Conversely, the healthy controls had higher counts of the healthy Christensenellaceae in their gut.
“The combination of more Flavonifractor and less Christensenellaceae is also consistent with the fact that people with affective disorders are twice as likely as the general population to develop type 2 diabetes and cardiovascular disease – and at a significantly younger age than the general population.” Explains Klara
The researchers also examined oxidative stress, which is associated with poor health. People with Flavonifractor in their gut microbiota generally had higher oxidative stress in the body.
Maj Vinberg explains that the direction of causation is still an open question – whether an unhealthy composition of gut bacteria leads to an increased risk of developing affective disorders or whether affective disorders can influence the bacteria in the gut.
However, in the twin study, the researchers found that the presence of Christensenellaceae in the participants’ gut microbiota had a hereditary component. This indicates that an unhealthy composition of gut bacteria may emerge before affective disorders develop. The healthy close relatives slightly more often had Flavonifractor and had slightly fewer Christensenellaceae, but these differences were not statistically significant.
“Genetic factors are one of the big questions researchers are exploring across many diseases. But this is so complex that we do not have an answer yet,” explains Maj Vinberg.
Smoking can push the gut microbiome over the edge
The study also indicates that smoking may influence the risk of having unhealthy gut bacteria, having fewer Christensenellaceae and more often having Flavonifractor in the gut microbiota.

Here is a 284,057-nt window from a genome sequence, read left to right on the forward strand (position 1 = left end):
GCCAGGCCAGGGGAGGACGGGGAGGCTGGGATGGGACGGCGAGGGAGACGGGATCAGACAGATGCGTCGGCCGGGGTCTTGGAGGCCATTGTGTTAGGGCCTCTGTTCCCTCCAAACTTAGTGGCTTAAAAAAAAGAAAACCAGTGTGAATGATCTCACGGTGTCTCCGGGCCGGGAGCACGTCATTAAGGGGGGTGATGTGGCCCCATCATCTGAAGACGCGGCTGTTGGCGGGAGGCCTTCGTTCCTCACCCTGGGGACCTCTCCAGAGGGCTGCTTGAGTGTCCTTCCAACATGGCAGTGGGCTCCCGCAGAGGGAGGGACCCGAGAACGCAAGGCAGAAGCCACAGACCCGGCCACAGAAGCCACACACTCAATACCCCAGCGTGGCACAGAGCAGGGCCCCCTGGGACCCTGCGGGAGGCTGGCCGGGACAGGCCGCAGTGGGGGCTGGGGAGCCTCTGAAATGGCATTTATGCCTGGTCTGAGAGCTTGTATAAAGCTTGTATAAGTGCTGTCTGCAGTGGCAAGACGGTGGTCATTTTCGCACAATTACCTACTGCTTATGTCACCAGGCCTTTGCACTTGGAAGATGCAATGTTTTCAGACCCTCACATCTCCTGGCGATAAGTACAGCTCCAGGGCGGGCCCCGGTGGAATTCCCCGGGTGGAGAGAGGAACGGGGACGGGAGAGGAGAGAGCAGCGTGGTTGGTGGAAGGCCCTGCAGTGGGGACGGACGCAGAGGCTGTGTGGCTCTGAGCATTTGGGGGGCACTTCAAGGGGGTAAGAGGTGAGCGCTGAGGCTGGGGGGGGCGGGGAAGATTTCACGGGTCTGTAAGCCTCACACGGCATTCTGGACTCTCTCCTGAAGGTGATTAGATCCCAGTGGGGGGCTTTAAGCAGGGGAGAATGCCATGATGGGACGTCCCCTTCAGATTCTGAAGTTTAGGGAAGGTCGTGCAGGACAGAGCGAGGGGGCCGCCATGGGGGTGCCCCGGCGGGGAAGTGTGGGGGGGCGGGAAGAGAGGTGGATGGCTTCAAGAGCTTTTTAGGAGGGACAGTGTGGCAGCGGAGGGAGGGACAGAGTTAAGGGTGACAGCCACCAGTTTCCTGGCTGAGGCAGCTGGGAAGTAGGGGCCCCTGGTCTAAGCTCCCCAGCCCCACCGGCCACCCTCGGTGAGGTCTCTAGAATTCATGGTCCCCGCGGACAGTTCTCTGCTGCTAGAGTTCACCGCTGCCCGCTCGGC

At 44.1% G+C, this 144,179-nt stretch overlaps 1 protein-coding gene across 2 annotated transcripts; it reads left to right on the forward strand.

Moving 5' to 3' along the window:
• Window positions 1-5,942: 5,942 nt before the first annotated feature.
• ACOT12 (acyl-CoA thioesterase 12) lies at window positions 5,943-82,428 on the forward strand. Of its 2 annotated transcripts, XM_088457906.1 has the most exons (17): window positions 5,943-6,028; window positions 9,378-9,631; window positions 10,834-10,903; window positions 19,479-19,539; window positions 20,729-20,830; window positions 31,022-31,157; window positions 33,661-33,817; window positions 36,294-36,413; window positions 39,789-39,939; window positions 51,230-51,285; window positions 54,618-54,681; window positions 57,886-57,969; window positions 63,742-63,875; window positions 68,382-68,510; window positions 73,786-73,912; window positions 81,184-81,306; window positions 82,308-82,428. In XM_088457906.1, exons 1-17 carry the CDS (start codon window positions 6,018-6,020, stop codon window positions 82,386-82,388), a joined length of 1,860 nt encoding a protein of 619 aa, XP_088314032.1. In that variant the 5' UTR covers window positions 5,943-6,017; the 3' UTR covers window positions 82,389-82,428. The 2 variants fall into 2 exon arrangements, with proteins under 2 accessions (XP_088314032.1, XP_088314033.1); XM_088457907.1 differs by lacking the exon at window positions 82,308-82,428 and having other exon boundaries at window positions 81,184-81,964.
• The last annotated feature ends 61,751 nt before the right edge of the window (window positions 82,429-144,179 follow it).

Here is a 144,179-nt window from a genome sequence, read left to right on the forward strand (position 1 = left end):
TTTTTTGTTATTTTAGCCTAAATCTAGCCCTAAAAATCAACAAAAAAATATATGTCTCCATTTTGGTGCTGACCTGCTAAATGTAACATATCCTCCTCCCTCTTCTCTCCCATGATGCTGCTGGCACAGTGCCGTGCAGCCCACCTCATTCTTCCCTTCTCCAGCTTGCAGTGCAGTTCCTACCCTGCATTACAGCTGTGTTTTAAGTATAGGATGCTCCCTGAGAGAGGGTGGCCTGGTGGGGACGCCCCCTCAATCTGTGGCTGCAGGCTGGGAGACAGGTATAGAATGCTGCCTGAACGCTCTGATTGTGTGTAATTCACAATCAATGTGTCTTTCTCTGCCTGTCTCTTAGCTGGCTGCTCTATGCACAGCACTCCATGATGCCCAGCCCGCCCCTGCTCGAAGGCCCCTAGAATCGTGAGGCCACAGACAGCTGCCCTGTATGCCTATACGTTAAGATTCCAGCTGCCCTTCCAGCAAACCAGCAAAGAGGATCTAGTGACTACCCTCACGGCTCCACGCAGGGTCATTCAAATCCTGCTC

This indicates that smoking may not inherently trigger affective disorders but may be the straw that breaks the camel’s back.
“Although people may already have several predisposing factors for developing affective disorders, whether they smoke or not seems to matter. Being predisposed and an active smoker may contribute to adversely affecting the microbiota that is already not functioning optimally, and this may create interaction between genes and the environment that promotes affective disorders,” says Maj Vinberg.
Can we eat our way to health or disease?
Conversely, the gut microbiome may also protect people from developing affective disorders.
According to Maj Vinberg, having a healthy and strong microbiome could protect people from developing affective disorders.
These individuals may be able to tolerate many factors that might otherwise predispose them to developing affective disorders.
“There is considerable focus on how to achieve a health-promoting composition of gut bacteria. You can promote a healthy composition by eating a varied diet including lots of vegetables and prebiotic fibre, but we do not yet know to what extent this prevents or mitigates disease. Several trials are underway on transplantation of the gut microbiome between humans, and animal trials for treating anxiety and depressive disorders are promising. In addition, research is being carried out into whether probiotic supplements can make a difference. Although we know that the gut and the brain communicate through chemicals, hormones, the immune system and nerves, this is a complex field. Elevated stress hormone can also affect the gut microbiota negatively, and we can therefore also imagine that improving sleep and activating the parasympathetic nervous system can benefit gut microbiota and promote health. These are the long-term perspectives, but we still lack data for understanding the relationship between the composition of gut bacteria and affective disorders and using this in clinical practice,” explains Klara Coello.